Toronto Metropolitan University

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Bone mineral density measurements of strontium-rich trabecular bone-mimicking phantoms using quantitative ultrasound

journal contribution
posted on 2024-05-07, 18:26 authored by Bisma Rizvi, Eric Da Silva, Luba Slatkovska, Angela M. Cheung, Jahangir (Jahan) TavakkoliJahangir (Jahan) Tavakkoli, Ana Pejović-MilićAna Pejović-Milić

Purpose: Bone quantity, as determined by the current gold standard, dual energy X-ray absorptiometry (DXA), through measured areal bone mineral density (aBMD), is subject to positive biases if bone strontium levels are high. This is of particular concern for populations administered strontium-based compounds for the treatment of osteoporosis. This study investigated the dependence of bone mineral density (BMD) determinations, and associated ultrasound-determined indices, obtained by quantitative ultrasound (QUS), on bone strontium content using a new generation of trabecular bone-mimicking phantoms.

Methods: A new generation of bone-mimicking phantoms, consisting of hydroxyapatite (HA) and gelatin, was developed. Castor oil layers were included in these phantoms to create a multilayer bone-mimicking phantom. These phantoms were prepared using a bone mineral fraction consisting of varying strontium concentrations in the range of 0-2.5% mol/mol as strontium-substituted HA. The effect of varying bone strontium content on determined quality indices was evaluated based on determined speed of sound (SOS), broadband ultrasound attenuation (BUA) and determined quantitative ultrasound index (QUI) for phantoms with varying BMD values and varying strontium concentration using two QUS systems: a clinical Sahara® system and an in-house research system with two identical transducers with center frequency of 1 MHz. The two QUS systems were also compared through a Bland-Altman analysis.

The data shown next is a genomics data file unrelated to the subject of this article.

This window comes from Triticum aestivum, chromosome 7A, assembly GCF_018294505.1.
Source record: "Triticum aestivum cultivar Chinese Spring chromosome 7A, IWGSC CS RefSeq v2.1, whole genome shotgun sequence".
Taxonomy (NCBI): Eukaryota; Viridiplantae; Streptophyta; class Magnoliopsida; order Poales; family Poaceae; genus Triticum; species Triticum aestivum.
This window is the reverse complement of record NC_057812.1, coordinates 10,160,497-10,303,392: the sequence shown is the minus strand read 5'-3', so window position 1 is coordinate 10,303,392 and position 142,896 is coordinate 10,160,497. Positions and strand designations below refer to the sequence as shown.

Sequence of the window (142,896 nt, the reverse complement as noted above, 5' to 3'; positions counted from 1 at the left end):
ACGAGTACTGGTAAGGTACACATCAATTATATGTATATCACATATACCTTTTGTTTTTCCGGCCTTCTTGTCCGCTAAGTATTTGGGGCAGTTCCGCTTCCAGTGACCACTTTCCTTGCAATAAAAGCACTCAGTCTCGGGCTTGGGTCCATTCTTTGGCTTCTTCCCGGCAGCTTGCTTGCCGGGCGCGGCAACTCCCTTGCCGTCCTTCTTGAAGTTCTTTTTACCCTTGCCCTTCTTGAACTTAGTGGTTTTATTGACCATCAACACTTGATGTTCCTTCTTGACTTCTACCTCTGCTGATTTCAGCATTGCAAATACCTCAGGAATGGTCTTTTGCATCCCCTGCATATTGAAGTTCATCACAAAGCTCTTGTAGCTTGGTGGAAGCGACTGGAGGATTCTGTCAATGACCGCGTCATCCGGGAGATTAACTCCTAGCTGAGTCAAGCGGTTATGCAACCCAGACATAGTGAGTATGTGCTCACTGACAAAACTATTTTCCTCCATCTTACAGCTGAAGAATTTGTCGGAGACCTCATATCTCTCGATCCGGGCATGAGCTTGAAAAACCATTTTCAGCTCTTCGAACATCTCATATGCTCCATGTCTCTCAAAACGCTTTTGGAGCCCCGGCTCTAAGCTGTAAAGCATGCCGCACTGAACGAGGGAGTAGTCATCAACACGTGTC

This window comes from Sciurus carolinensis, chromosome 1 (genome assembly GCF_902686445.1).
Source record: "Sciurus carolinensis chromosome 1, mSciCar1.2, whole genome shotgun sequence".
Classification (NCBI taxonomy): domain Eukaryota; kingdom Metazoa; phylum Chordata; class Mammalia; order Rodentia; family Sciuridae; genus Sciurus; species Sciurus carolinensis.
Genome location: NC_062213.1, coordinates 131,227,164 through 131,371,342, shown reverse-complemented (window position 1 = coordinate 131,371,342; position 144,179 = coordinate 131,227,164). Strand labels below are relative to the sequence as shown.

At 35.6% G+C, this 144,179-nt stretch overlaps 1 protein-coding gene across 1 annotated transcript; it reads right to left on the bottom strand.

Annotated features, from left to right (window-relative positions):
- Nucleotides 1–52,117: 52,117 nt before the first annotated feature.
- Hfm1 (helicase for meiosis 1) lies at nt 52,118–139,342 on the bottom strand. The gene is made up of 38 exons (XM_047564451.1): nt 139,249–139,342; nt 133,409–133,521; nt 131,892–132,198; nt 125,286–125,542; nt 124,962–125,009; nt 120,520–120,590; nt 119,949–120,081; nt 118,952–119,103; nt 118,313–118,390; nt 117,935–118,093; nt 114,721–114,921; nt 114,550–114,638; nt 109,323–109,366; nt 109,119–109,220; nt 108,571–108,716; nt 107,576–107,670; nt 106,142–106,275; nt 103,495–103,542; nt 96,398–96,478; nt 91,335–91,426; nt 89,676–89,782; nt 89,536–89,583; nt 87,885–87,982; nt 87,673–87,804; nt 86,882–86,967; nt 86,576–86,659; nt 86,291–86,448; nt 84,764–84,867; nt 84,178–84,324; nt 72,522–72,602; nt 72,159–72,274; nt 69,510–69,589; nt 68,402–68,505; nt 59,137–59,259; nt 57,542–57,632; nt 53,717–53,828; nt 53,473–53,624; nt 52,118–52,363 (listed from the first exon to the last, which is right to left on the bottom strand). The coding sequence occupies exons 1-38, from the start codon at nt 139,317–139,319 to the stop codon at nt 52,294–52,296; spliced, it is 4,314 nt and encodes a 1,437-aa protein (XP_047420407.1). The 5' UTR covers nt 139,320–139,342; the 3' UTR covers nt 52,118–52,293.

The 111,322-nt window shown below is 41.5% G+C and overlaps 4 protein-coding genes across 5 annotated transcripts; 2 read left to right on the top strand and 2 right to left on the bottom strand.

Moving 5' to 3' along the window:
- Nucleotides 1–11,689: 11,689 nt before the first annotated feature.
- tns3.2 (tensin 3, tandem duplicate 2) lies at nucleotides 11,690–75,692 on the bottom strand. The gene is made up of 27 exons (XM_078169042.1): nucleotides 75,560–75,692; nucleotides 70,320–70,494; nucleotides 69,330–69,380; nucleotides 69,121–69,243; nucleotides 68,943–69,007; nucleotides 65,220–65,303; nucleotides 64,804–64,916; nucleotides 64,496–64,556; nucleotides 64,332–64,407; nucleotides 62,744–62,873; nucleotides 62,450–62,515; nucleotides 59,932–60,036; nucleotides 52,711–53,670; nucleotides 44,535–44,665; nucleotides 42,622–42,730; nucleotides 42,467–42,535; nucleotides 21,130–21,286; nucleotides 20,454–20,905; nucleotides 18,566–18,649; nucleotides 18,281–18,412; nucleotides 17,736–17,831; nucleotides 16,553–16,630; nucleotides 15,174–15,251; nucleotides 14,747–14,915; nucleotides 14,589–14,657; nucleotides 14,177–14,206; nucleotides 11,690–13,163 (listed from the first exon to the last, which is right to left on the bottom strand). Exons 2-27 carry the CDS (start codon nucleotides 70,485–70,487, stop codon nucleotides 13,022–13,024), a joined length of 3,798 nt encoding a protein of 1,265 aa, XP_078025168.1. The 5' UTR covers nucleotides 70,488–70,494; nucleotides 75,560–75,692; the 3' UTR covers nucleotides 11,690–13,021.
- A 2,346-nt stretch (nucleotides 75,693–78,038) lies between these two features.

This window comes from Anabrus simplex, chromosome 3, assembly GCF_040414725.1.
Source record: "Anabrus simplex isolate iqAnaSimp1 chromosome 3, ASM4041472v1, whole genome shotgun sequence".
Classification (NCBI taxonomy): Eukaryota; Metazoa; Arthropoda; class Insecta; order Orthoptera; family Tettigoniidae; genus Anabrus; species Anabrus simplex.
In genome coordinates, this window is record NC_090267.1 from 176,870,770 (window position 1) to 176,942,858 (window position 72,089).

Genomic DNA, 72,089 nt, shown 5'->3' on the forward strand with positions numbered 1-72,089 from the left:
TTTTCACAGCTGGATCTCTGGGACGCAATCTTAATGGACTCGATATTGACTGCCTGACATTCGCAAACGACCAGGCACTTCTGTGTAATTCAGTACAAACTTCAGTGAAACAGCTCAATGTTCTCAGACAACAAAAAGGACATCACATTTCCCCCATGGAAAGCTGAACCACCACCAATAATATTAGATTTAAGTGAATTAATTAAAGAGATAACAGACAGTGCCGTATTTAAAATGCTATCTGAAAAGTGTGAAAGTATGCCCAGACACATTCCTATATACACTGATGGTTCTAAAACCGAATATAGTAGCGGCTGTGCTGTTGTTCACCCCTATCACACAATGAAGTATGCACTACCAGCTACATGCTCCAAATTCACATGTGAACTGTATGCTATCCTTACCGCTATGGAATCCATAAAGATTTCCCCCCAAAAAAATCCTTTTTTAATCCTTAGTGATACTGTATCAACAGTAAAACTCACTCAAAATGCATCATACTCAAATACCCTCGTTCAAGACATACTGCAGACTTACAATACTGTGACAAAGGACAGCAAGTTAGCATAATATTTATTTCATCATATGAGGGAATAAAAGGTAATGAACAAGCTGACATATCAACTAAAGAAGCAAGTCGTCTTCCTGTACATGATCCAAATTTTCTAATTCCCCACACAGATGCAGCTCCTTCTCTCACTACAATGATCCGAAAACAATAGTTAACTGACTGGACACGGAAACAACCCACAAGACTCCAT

Results: Both the clinical system and the research QUS systems showed a strong dependency between BMD and BUA, indicating a potential for QUS to be used as a means of estimating BMD (p = 0.001). SOS was found to have no correlation to BMD (p = 0.546). There was no correlation observed between BUA and increasing bone strontium concentrations for the research (p = 0.749) and clinical (p = 0.609) QUS systems. Similarly, no dependency was observed between the SOS and bone strontium levels up to 2.5 mol/mol [Sr/(Sr+Ca)]% for the research (p = 0.862) and clinical (p = 0.481) QUS systems. No effect on the QUI values was observed with changing strontium levels with either research (p = 0.939) or clinical QUS systems (p = 0.931). A Bland-Altman analysis showed that there was a clear offset in determined QUI values for both systems but they are in agreement with one another.

Conclusions: Bone quality can be assessed through the use of QUS while increasing bone strontium concentration was found to have no effect on QUS-determined quality indices. This study concludes that QUS can potentially be used for the determination of bone quality without introducing biases due to bone strontium levels as is known to be the case with DXA determined aBMD.




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